Moral Choices Lecture Highlights:
Sr. Karen’s Full Remarks:
In March of 2016, Neil McCarthy, Huffington Post contributor, and former Assistant U.S. Attorney, delivered the Spring Honors Lecture on the topic, “Voices of Immigration Old and New.”McCarthy opened his address on “Americas’ immigrant story” with five quotations– five voices—on immigration ranging from the 18th century to today’s 2016 presidential campaign. They illustrated the contradictory story of the United States as a nation built on immigration but home to a strong anti-immigrant tradition. Citing earlier ethnic groups that suffered and surmounted intolerance, McCarthy argued for the open immigration policy which, contrary to some popular myths, has enriched and strengthened the nation. Noting that immigration fosters diversity and diversity overcomes intolerance, McCarthy concluded that immigration is the solution it has always been, not a problem as some claim.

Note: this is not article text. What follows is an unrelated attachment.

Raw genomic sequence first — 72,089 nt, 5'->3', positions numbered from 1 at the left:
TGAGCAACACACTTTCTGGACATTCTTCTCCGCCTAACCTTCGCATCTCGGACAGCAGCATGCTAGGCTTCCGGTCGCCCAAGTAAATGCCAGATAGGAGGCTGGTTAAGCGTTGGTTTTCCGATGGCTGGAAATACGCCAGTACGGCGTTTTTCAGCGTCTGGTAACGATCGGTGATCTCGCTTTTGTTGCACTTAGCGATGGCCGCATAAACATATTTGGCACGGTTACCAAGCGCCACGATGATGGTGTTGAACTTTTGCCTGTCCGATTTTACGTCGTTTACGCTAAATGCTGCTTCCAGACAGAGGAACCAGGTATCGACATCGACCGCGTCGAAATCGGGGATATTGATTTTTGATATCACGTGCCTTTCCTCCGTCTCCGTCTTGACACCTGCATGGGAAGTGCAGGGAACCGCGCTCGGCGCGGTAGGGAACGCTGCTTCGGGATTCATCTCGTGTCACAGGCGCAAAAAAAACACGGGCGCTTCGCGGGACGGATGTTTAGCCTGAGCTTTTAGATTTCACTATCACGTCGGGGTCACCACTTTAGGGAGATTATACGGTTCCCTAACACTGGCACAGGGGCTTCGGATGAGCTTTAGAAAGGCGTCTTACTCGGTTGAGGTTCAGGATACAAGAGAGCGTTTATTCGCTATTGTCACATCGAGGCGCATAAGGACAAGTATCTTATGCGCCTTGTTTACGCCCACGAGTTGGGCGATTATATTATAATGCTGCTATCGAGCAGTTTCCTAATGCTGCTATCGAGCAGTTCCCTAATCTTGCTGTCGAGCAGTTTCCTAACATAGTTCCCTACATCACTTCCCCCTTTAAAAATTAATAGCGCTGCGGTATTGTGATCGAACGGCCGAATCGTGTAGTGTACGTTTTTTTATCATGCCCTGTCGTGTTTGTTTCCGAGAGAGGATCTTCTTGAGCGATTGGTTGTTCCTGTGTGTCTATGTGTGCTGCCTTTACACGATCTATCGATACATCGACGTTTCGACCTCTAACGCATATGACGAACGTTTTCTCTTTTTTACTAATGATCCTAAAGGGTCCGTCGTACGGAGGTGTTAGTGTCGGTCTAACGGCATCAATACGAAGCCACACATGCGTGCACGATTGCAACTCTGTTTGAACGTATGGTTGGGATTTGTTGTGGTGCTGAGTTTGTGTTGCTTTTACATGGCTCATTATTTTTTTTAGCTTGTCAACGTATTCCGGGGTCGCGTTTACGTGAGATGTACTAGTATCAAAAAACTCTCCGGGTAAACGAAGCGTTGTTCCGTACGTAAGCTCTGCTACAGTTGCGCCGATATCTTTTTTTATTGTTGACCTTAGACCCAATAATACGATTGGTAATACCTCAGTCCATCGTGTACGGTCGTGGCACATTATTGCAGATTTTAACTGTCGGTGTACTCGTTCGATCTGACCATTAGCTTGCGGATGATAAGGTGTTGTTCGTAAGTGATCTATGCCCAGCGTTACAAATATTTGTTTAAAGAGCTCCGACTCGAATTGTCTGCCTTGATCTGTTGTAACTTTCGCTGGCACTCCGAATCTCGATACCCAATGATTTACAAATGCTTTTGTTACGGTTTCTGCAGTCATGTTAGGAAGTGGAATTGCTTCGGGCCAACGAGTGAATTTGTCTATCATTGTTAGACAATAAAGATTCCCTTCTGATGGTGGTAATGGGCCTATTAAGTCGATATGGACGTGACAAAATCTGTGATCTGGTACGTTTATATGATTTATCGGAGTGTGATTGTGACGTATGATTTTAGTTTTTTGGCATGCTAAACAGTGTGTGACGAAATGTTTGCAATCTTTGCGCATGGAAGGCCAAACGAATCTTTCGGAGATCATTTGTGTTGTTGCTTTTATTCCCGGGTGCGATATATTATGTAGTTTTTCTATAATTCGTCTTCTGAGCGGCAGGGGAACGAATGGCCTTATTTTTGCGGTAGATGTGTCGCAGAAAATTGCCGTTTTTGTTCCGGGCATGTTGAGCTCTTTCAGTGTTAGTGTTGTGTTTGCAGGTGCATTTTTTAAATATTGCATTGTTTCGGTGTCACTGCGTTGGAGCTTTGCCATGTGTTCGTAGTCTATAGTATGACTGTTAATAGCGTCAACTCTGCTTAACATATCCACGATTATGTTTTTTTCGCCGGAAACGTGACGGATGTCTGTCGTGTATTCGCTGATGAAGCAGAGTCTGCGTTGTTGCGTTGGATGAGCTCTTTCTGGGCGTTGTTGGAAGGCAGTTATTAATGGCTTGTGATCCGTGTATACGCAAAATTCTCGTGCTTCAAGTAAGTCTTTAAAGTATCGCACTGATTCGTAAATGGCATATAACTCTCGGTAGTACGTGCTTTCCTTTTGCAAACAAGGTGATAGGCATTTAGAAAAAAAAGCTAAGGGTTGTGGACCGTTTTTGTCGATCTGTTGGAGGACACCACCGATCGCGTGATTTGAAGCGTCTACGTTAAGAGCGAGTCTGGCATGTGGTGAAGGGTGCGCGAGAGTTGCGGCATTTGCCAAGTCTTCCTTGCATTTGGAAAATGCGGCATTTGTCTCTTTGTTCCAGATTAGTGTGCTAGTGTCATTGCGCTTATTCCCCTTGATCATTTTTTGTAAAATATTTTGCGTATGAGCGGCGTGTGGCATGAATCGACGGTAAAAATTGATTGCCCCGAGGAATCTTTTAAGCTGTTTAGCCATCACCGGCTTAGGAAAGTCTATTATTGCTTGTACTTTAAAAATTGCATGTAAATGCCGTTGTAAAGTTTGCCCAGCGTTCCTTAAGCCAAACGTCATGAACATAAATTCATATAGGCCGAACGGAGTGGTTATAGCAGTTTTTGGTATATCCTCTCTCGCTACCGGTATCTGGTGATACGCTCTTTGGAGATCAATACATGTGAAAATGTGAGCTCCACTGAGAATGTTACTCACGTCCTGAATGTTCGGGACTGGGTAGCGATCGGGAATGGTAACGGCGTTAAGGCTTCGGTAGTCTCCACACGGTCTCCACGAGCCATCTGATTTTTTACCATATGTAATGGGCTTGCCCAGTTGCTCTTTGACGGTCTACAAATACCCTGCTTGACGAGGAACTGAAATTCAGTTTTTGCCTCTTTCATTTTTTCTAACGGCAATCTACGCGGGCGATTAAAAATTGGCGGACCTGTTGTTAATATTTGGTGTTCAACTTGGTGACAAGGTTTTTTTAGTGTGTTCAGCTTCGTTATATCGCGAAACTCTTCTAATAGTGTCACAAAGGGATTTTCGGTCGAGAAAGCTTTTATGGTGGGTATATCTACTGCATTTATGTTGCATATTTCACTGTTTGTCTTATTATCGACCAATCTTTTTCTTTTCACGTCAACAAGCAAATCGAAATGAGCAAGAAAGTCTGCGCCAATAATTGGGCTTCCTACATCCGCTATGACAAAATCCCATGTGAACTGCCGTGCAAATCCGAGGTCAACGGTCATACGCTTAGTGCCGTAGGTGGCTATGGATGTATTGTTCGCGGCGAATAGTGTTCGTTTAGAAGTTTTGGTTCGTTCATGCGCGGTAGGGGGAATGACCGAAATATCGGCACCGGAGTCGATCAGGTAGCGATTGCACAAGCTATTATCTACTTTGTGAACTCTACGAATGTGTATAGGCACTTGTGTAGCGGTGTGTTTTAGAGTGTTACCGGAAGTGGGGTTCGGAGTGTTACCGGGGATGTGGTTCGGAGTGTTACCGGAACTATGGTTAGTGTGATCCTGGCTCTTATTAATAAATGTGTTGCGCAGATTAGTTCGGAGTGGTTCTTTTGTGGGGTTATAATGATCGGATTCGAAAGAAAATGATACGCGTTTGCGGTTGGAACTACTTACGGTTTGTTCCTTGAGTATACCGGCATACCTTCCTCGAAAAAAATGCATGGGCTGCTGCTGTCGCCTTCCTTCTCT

During May’s commencement ceremony, Dr. Tori Murden McClure, minster, lawyer, author, adventurer and President of Spalding University, Louisville, Kentucky addressed the 2016 graduating class on the theme of “voice.” She outlined the development of voice from the cries of infancy, to the adolescent struggle to define and articulate self, through to the realization of a voice that can engage the world on the side of justice and human dignity—a mature voice that, thanks to their education, the graduates now possess. Dr. Murden McClure urged graduates to be people whose voice is always in transition: to be learn-it-alls and not know-it-alls, people ready to integrate critical intelligence with moral action in a world crying out for educated voices.
Dr. Tori Murden McClure’s Full Remarks: